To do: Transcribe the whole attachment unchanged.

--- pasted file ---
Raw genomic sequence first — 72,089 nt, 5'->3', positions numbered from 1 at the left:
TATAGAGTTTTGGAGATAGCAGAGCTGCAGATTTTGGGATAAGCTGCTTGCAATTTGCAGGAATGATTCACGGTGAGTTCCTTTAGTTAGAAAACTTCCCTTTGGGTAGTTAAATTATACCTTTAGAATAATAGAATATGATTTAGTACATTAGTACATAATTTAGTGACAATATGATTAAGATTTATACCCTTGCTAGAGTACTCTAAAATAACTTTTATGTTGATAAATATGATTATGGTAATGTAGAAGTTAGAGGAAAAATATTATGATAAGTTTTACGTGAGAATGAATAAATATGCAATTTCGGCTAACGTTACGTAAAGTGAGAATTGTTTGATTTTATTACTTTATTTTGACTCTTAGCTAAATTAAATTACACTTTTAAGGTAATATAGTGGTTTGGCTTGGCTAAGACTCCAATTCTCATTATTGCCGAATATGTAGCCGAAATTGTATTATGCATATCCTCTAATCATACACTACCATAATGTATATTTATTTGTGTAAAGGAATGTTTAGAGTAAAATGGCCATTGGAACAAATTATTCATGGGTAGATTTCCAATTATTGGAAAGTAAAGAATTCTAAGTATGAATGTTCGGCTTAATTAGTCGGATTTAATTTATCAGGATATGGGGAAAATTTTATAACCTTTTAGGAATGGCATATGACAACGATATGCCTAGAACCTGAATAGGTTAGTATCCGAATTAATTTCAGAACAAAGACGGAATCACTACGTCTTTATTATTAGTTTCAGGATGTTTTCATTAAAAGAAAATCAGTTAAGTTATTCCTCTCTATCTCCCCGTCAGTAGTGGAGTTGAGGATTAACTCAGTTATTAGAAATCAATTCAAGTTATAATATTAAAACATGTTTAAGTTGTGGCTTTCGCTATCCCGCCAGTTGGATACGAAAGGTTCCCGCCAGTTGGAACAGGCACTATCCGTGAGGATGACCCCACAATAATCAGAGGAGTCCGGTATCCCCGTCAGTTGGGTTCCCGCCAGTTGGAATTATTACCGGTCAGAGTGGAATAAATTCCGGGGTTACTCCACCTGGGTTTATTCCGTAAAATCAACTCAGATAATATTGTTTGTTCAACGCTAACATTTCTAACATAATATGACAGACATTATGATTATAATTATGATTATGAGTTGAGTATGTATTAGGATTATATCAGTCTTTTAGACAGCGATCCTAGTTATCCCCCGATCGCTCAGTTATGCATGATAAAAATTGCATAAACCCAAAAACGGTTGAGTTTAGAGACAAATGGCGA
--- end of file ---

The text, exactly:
Raw genomic sequence first — 72,089 nt, 5'->3', positions numbered from 1 at the left:
TATAGAGTTTTGGAGATAGCAGAGCTGCAGATTTTGGGATAAGCTGCTTGCAATTTGCAGGAATGATTCACGGTGAGTTCCTTTAGTTAGAAAACTTCCCTTTGGGTAGTTAAATTATACCTTTAGAATAATAGAATATGATTTAGTACATTAGTACATAATTTAGTGACAATATGATTAAGATTTATACCCTTGCTAGAGTACTCTAAAATAACTTTTATGTTGATAAATATGATTATGGTAATGTAGAAGTTAGAGGAAAAATATTATGATAAGTTTTACGTGAGAATGAATAAATATGCAATTTCGGCTAACGTTACGTAAAGTGAGAATTGTTTGATTTTATTACTTTATTTTGACTCTTAGCTAAATTAAATTACACTTTTAAGGTAATATAGTGGTTTGGCTTGGCTAAGACTCCAATTCTCATTATTGCCGAATATGTAGCCGAAATTGTATTATGCATATCCTCTAATCATACACTACCATAATGTATATTTATTTGTGTAAAGGAATGTTTAGAGTAAAATGGCCATTGGAACAAATTATTCATGGGTAGATTTCCAATTATTGGAAAGTAAAGAATTCTAAGTATGAATGTTCGGCTTAATTAGTCGGATTTAATTTATCAGGATATGGGGAAAATTTTATAACCTTTTAGGAATGGCATATGACAACGATATGCCTAGAACCTGAATAGGTTAGTATCCGAATTAATTTCAGAACAAAGACGGAATCACTACGTCTTTATTATTAGTTTCAGGATGTTTTCATTAAAAGAAAATCAGTTAAGTTATTCCTCTCTATCTCCCCGTCAGTAGTGGAGTTGAGGATTAACTCAGTTATTAGAAATCAATTCAAGTTATAATATTAAAACATGTTTAAGTTGTGGCTTTCGCTATCCCGCCAGTTGGATACGAAAGGTTCCCGCCAGTTGGAACAGGCACTATCCGTGAGGATGACCCCACAATAATCAGAGGAGTCCGGTATCCCCGTCAGTTGGGTTCCCGCCAGTTGGAATTATTACCGGTCAGAGTGGAATAAATTCCGGGGTTACTCCACCTGGGTTTATTCCGTAAAATCAACTCAGATAATATTGTTTGTTCAACGCTAACATTTCTAACATAATATGACAGACATTATGATTATAATTATGATTATGAGTTGAGTATGTATTAGGATTATATCAGTCTTTTAGACAGCGATCCTAGTTATCCCCCGATCGCTCAGTTATGCATGATAAAAATTGCATAAACCCAAAAACGGTTGAGTTTAGAGACAAATGGCGA